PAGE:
Embrace a digital mentality. Work with your strategist/coach to identify the types and topics of stories your audience will engage with. Publish them at times that will get the most impact online. If the story doesn’t run in print until a couple of days later, that’s OK. /CONTINUES Read More

KTVA-TV (Anchorage) reporter Lauren Maxwell did a lengthy sweeps-week report Monday on the woman behind Alaska’s first medical marijuana dispensary.

“My understanding it isn’t legal,” Maxwell tells Alaska Cannabis Club owner Charlo Greene in a somewhat snippy manner.

- Charlo Greene in Monday's KTVA report

– Charlo Greene in Monday’s KTVA report

What the reporter fails to tell viewers is that Greene once worked at KTVA-TV and made headlines last September when she ended her report on medical marijuana by saying “Fuck it, I quit.”

I’ve asked Maxwell and KTVA-TV news director Bert Rudman why it wasn’t mentioned in Monday’s report that Greene is a former KTVA news staffer.

Update — Maxwell writes in an email:

Honestly, I think that is pretty common knowledge. We did stories closer to when she quit that acknowledged that fact and even interviewed people who questioned our integrity as journalists.

Our News Director went on air and was very open about asking our viewers to accept his apologies for her behavior and to assure people that we are a serious news organization that strives to hold reporters to the highest standards.

That being said, Charlo Greene continues to make news and her past employment wasn’t the focus of this story.

Alaska resident Casey Grove writes on Facebook: “The fact that almost everyone in this market, and beyond, knows her history there is precisely why it should have been disclosed, yet again.”

* KTVA profiles Alaska Cannabis Club owner (and ex-employee) Charlo Greene (
* Anchorage reporter drops the F-bomb on live TV and quits (

* Gannett considers selling its Tysons Corner headquarters. (
* Time Inc. CEO: “I said from day one that we are not a magazine company anymore, we are a media company.” (
* “It’s not for sale, as far as I know,” Michael Bloomberg says of the New York Times. (Throw out the right price and it is, though.) (
* Independent bookstores get big play on the front page of today’s Asheville Citizen-Times. ( | (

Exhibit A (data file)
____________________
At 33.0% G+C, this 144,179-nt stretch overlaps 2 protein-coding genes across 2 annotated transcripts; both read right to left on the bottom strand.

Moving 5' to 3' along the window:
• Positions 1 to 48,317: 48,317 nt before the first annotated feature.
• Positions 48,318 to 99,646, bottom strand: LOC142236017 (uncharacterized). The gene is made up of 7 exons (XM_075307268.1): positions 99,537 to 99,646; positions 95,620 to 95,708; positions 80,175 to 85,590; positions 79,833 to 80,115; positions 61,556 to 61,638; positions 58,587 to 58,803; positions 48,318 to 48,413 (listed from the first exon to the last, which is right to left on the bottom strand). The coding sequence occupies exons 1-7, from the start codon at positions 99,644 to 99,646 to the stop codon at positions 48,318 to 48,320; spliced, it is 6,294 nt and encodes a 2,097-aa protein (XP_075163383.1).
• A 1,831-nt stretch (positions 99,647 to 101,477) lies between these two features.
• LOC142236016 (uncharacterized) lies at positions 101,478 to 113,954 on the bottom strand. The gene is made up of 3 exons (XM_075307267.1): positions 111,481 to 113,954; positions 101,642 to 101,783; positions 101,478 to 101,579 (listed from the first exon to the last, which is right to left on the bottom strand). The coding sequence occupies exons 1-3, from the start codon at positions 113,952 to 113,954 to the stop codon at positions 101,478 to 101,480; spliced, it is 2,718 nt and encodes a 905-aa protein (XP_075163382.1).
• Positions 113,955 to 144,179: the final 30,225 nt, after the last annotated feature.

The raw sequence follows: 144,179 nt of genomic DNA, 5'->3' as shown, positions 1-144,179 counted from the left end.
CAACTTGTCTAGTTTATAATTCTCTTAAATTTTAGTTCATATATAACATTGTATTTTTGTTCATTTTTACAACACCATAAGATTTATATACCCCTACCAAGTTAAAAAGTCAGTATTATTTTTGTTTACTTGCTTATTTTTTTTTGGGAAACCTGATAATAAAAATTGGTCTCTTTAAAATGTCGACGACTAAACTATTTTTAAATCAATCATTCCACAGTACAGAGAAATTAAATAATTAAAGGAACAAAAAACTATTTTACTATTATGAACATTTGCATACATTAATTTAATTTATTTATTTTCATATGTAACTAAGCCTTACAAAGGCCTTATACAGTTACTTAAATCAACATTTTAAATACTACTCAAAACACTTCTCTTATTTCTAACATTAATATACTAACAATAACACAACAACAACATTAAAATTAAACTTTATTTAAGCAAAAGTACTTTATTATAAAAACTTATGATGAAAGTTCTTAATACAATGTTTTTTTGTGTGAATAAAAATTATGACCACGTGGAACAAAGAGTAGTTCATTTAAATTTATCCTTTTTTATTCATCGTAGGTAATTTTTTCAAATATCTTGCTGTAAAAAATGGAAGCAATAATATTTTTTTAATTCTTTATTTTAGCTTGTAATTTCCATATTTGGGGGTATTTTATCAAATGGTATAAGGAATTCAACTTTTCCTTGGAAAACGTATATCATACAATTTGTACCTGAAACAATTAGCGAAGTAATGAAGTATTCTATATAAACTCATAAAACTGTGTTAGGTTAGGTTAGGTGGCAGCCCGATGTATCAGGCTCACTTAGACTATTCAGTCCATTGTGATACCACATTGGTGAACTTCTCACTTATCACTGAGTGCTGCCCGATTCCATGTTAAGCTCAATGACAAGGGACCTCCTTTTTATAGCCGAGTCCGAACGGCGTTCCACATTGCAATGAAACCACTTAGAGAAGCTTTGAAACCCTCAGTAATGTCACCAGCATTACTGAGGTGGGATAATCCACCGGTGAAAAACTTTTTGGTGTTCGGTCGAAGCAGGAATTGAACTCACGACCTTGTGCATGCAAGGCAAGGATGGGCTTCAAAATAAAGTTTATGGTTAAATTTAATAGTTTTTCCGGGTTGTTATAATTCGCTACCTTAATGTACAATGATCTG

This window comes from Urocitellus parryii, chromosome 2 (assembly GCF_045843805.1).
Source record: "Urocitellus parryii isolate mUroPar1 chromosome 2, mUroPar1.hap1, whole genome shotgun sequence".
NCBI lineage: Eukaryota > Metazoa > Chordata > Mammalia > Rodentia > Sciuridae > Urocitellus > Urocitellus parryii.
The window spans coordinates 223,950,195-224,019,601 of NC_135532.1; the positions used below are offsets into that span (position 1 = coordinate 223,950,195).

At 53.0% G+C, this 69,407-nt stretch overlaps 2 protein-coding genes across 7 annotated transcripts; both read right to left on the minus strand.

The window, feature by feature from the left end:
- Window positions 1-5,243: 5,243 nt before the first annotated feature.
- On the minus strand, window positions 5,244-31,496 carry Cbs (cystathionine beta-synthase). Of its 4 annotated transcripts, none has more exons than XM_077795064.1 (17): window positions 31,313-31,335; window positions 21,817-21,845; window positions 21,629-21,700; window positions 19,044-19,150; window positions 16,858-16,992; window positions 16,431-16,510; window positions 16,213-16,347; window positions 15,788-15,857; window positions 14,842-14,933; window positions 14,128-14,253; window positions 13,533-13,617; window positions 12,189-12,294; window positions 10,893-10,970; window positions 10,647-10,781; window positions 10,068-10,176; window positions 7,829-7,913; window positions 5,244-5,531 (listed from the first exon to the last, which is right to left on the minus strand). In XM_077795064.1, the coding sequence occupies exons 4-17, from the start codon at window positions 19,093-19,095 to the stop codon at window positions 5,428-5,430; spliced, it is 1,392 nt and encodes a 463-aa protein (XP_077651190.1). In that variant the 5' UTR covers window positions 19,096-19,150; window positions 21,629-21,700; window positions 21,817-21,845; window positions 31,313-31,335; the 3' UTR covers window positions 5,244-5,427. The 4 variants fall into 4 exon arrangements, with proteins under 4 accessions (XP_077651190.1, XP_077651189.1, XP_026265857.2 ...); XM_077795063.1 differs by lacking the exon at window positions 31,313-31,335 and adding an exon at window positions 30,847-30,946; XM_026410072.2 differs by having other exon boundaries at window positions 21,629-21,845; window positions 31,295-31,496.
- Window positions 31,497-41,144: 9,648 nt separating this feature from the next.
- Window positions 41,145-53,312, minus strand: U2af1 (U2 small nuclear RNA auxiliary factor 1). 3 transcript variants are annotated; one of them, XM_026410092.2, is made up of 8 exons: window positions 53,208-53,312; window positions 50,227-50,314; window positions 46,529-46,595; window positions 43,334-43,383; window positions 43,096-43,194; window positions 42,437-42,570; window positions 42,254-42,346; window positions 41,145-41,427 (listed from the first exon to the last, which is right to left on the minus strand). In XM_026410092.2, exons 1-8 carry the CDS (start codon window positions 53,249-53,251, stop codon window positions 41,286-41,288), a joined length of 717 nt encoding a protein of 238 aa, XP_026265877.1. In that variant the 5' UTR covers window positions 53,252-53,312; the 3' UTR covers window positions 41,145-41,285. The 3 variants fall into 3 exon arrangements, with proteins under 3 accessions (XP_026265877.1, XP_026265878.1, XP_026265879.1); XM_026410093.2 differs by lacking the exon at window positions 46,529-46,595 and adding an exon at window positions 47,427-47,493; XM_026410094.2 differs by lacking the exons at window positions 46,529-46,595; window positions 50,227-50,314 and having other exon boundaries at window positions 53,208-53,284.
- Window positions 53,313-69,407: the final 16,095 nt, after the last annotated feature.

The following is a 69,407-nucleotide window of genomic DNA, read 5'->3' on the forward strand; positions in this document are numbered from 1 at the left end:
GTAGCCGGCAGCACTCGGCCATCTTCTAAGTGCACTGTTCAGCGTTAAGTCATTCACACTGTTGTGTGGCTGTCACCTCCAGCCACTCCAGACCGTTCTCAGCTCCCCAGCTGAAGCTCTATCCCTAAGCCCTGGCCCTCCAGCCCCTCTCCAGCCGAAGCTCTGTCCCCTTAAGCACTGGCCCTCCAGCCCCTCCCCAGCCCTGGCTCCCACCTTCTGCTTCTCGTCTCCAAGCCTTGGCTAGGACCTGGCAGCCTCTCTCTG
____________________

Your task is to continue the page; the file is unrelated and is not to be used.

* Lloyd Grove: CNN’s Don Lemon is Geraldo 2.0. (
* Bob (“Better Call Saul”) Odenkirk considers adapting David Carr‘s “Night of the Gun” as a screenplay. (
* A plea to kill the kill fee. (
* Steve Ladurantaye: “My new favorite ‘work is hard’ quote by a newspaper columnist”: (@sladurantaye)
* New Orleans investigative website The Lens resorts to “special begging.” (
* Why “the best comment section on the Internet” can’t last. (
* Watch for big changes at MSNBC. (
* Daily Beast’s Justin Miller tweets “fuck you” to Rand Paul after the senator announces that he’s getting a measles vaccination. (
* Sprite uses free tickets to get on the good side of reporters and bloggers. (
* Temple journalism students partner with Philly news organizations to cover the mayor’s race. (
* BuzzFeed editor: “We’ve gone from having relatively few Latino readers to being read, proportionally, more by Latinos than white Americans.” (
* Reuters’ new iPhone app is “TV news for the Netflix generation.” (
* RIP Chicago journalist (and longtime Romenesko contributor) Andrew Patner. He was 55. ( | (
* The Guardian’s digital editor says turning off comments is a “monumental mistake.” (
* Thumbs up for Vanity Fair’s 2015 Hollywood issue. (
* FYI: Facebook launched 11 years ago today. (@SimonOstler)


Back in November, Dow Jones CEO William Lewis announced that Wall Street Journal Sunday “will come to a close over the coming months.”
We learned today that the section, which appears in business sections of newspapers around the country, will be published for the last time on February 8.

Editor David Crook tells his email contacts: “As of Feb. 12, I will no longer be at this email address. We are closing my section, The Wall Street Journal Sunday after this weekend’s edition, and I, the soon-to-be former editor, am taking my leave of The Journal and Dow Jones.”

I asked Crook about his next chapter, and he replied:

“I’ve had discussions with various other organizations, but, for now, I’m going away for a week with my wife, then taking some time off for the first time in a long, long time. Then I’ll look at the job situation.”

* November 2014: Wall Street Journal to drop Sunday Journal (

The Chicago Sun-Times, which laid off 28 photographers in 2013, has now dismantled its video team. I’m told the unit had two full-time staffers and two freelancers; executive producer Dustin Park, who led the team, was cut in early January and his former colleague, Peter Holderness, was let go today.